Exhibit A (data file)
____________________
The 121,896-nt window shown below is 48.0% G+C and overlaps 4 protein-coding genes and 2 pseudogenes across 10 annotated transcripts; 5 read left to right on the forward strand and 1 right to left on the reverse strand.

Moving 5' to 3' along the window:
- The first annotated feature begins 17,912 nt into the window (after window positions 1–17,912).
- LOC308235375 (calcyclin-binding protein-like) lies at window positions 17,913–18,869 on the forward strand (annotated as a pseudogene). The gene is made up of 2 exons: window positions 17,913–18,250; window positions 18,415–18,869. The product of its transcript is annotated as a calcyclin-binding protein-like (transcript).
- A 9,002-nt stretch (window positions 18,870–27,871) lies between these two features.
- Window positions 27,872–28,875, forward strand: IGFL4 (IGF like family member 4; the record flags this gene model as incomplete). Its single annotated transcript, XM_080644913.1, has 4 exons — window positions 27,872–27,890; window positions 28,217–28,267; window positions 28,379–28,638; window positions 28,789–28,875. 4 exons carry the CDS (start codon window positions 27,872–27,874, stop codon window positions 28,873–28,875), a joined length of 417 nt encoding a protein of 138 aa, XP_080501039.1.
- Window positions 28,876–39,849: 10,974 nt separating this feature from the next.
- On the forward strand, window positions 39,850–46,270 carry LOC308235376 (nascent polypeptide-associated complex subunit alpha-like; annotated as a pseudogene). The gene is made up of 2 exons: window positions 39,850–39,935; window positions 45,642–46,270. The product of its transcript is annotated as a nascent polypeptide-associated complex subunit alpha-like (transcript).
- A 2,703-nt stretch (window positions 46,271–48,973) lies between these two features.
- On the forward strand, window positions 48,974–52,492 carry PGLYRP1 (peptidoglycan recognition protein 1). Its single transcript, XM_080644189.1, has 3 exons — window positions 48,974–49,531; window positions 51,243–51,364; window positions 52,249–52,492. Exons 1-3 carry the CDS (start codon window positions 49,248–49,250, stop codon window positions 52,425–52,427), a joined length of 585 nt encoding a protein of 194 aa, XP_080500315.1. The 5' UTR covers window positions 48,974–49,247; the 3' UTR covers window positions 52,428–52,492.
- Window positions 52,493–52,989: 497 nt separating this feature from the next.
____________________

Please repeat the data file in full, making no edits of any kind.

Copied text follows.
The 121,896-nt window shown below is 48.0% G+C and overlaps 4 protein-coding genes and 2 pseudogenes across 10 annotated transcripts; 5 read left to right on the forward strand and 1 right to left on the reverse strand.

Moving 5' to 3' along the window:
- The first annotated feature begins 17,912 nt into the window (after window positions 1–17,912).
- LOC308235375 (calcyclin-binding protein-like) lies at window positions 17,913–18,869 on the forward strand (annotated as a pseudogene). The gene is made up of 2 exons: window positions 17,913–18,250; window positions 18,415–18,869. The product of its transcript is annotated as a calcyclin-binding protein-like (transcript).
- A 9,002-nt stretch (window positions 18,870–27,871) lies between these two features.
- Window positions 27,872–28,875, forward strand: IGFL4 (IGF like family member 4; the record flags this gene model as incomplete). Its single annotated transcript, XM_080644913.1, has 4 exons — window positions 27,872–27,890; window positions 28,217–28,267; window positions 28,379–28,638; window positions 28,789–28,875. 4 exons carry the CDS (start codon window positions 27,872–27,874, stop codon window positions 28,873–28,875), a joined length of 417 nt encoding a protein of 138 aa, XP_080501039.1.
- Window positions 28,876–39,849: 10,974 nt separating this feature from the next.
- On the forward strand, window positions 39,850–46,270 carry LOC308235376 (nascent polypeptide-associated complex subunit alpha-like; annotated as a pseudogene). The gene is made up of 2 exons: window positions 39,850–39,935; window positions 45,642–46,270. The product of its transcript is annotated as a nascent polypeptide-associated complex subunit alpha-like (transcript).
- A 2,703-nt stretch (window positions 46,271–48,973) lies between these two features.
- On the forward strand, window positions 48,974–52,492 carry PGLYRP1 (peptidoglycan recognition protein 1). Its single transcript, XM_080644189.1, has 3 exons — window positions 48,974–49,531; window positions 51,243–51,364; window positions 52,249–52,492. Exons 1-3 carry the CDS (start codon window positions 49,248–49,250, stop codon window positions 52,425–52,427), a joined length of 585 nt encoding a protein of 194 aa, XP_080500315.1. The 5' UTR covers window positions 48,974–49,247; the 3' UTR covers window positions 52,428–52,492.
- Window positions 52,493–52,989: 497 nt separating this feature from the next.